“It’s a 50-50 proposition. We have a lot of exposure. This is a huge Republican class,” McConnell said Wednesday during a campaign stop in Kentucky. “There are dogfights all over the country.”
Democrats are defending 12 Senate seats, while Republicans are defending 23, putting them at a disadvantage. The nonpartisan Cook Political Report listed nine Republican-held seats as either leaning Democratic or toss-ups and only one Democrat-held seat as leaning Republican.
In order to take back the Senate, Democrats would have to pick up at least three additional seats, shifting the balance on the current 53-47 GOP majority. Democrats are putting millions of dollars into key states to pick up those seats, including McConnell’s’ home state of Kentucky and Senate Judiciary Chairman Lindsey Graham’s (R-S.C.) state of South Carolina.
In addition, Democrats have put big money and advertising into Democrat candidates in Maine, Colorado, Georgia, Iowa, Montana, Arizona, and North Carolina.
In South Carolina, Graham is defending his seat against Jaime Harrison, associate chairman of the Democratic National Committee. While recent polls showed the candidates tied, Trump carried the state by 14 points in 2016, which may give Graham a boost, though Harris has far exceeded Graham in terms of fundraising.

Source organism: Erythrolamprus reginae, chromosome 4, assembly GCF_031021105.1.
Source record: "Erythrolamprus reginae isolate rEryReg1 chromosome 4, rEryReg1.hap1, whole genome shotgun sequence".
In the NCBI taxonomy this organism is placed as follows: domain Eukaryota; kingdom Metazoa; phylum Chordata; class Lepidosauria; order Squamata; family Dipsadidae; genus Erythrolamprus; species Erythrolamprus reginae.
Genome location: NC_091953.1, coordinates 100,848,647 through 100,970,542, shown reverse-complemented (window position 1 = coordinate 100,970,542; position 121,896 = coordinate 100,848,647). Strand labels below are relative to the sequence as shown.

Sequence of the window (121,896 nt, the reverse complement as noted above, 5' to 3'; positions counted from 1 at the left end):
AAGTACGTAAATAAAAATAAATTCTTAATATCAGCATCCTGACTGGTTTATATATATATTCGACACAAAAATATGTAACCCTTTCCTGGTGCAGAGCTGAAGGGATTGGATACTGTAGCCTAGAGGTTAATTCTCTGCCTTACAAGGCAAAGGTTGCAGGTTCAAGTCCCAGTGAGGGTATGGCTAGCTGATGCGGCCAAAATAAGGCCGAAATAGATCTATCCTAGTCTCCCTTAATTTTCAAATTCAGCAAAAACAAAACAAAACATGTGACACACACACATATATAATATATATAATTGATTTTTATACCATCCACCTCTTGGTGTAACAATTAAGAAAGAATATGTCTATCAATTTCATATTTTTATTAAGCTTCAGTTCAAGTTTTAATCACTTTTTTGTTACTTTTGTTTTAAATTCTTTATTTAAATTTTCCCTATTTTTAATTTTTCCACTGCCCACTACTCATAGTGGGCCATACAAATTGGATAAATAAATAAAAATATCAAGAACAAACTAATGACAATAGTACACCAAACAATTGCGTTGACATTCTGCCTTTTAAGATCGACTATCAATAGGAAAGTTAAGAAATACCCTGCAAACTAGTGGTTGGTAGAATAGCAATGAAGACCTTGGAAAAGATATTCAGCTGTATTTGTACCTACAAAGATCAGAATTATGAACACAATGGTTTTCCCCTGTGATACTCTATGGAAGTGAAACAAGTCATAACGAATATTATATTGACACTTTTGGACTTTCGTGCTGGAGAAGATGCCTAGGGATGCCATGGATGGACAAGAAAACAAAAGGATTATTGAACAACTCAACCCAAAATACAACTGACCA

According to OpenSecrets.org, Harrison raised over $85 million between 2019 and 2020, setting a new record. The second was Amy McGrath, who raised $82 million and is running against McConnell in Kentucky. In Arizona, Mark Kelly also raised about $82 million. He is running against Sen. Martha McSally (R-Ariz.).
Senators not only vote on legislation, but also on presidential appointments, including federal judges and Supreme Court justices. While major legislation needs 60 votes to clear a Senate filibuster, a simple majority can pass budget measures and approve appointments.
With the GOP holding a narrow majority, President Donald Trump was able to get not only his signature tax cuts bill in 2017 but also appoint close to 300 judges and three Supreme Court justices, shaping the judiciary for decades to come.